Update: We asked for your crazy parking ticket stories, Denver, and you delivered! But alas, only one story can win a $25 Smart Card -- and that story was penned by Harvey, whose meter-maid ex-wife liberally exercised her ticket-writing powers, post-divorce.
See below for Harvey's full story -- and read the comments for lots more! As a bonus, check out the latest in my own ticket saga.
First, here's Harvey's tale of love (and parking tickets) lost:
My ex-wife is a parking enforcement officer. Just after our divorce, she kept driving by the house and writing me parking tickets for parking more than 18 inches from the curb. It's a judgment call, so it's hard to fight, but by the third ticket I'd had enough. I brought copies of all three tickets in to fight the last one, and explained the circumstances of our relationship. The magistrate questioned her on how she could tell it was over 18 inches without any frame of reference. She just said, "I know 18 inches when I see it"... and I responded, "well, that explains our divorce." We all looked at each other and started laughing. Ticket dismissed.
As for my ticket, which was waiting on my windshield when I emerged from a LoDo bar in a haze of karaoke glory (see all the glorious details below), it hasn't been dismissed -- yet.
This morning, I visited a parking magistrate in the Wellington Webb Building, 201 West Colfax Avenue. After taking a paper ticket from a red dispenser of the type usually found at deli counters, I had a seat. Though the lobby was crowded, I barely waited five minutes before my number was called.
Standing before the parking magistrate, who was seated behind a high desk, I explained my situation. If it's true that the meter wouldn't accept money past 10 p.m., he said, it may be broken. He promised to investigate and handed me a form to fill out.
The form asked for my license plate number, ticket number and address. In the section labeled "Citizen's Statement," I wrote my side of the story (sans karaoke details). The magistrate explained that I now must wait thirty days for a response in the mail. I'll be sure to update you, dear readers, when I hear back.
After turning in the form, which the clerk stamped in a very official way, I walked across the lobby to the parking ticket cashier's counter to pay another ticket, one I'd gotten a few days later for parking in front of my house on street-sweeping day. That one, I'm guilty of.
Original item, Thursday, June 23: Getting a parking ticket sucks. Especially if you don't know why.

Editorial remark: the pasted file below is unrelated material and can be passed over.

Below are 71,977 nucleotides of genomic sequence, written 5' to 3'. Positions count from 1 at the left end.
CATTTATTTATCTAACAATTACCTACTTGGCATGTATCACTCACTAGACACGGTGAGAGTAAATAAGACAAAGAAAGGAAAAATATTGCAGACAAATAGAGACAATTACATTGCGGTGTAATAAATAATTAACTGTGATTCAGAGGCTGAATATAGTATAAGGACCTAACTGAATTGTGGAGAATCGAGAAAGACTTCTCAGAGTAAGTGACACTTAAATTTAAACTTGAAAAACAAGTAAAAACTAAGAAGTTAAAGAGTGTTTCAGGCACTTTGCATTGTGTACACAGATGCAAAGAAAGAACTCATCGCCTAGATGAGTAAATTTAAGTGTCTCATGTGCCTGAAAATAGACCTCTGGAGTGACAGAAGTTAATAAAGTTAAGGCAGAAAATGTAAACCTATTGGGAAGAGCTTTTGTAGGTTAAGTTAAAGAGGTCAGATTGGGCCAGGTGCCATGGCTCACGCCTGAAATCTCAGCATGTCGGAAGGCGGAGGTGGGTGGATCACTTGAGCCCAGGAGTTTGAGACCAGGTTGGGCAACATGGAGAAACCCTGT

Do you have an annoying, confusing or downright bad-luck parking ticket story? Write it in the comment section below. We'll pick the best one and award the winner a $25 Smart Card, good for any Smart Meter. Park on, Denverites! But first, check out my weird story.
Earlier this month, I was at a LoDo bar near 22nd and Larimer streets, rocking the karaoke. I'd arrived at 8:30 p.m. and found a parking spot right in front of the bar. Hello, VIP! Always a law-abiding citizen, I inserted my credit card into the Smart Meter belonging to my parking spot and enthusiastically pushed the + key.
A sticker on the meter said payment was required until 10 p.m. -- and sure enough, the Smart Meter wouldn't take more than an hour and a half worth of money. Satisfied that I'd done my civic duty, I headed into the bar, where I wowed the crowd with renditions of "Ice Ice Baby" and "Total Eclipse of the Heart."
When I emerged from the bar three hours later, after fighting my way through a throng of adoring fans, I found a little yellow envelope beneath my windshield wiper. What, what? I thought. I paid the meter! But not according to the ticket.
"Flashing Expired," it said by way of explanation. The time on the ticket was 10:17 p.m. My fine? $25.
If you like this story, consider signing up for our email newsletters.
SHOW ME HOW
How can that be? The meter wouldn't accept money after 10 p.m.! Confused, I jumped online and wound up on the city's "Know Parking" website. (Get it? It's a joke.) I knew that Denver City Council had recently approved overnight parking downtown, but I wasn't sure of the exact rules. I clicked on "Parking Downtown," which redirected me to the Downtown Denver Partnership's website -- which apparently hasn't been updated in quite some time. That site still notes that parking between 2 and 6 a.m. is prohibited.
Luckily, the "Know Parking" website also lists directions for how to contest a ticket -- directions I intend to follow.
Because misery loves company. And because we want to know about other parking mysteries in Denver, leave a comment with your story below. Please remember to include your e-mail address in the e-mail field (we won't share it with anyone, promise) so we can contact you if you're the winner. Contest ends Monday, June 27, at 5 p.m.
More from our News archives: "Southwest rant: Pilot not wild about the idea that old bags fly free (VIDEO)."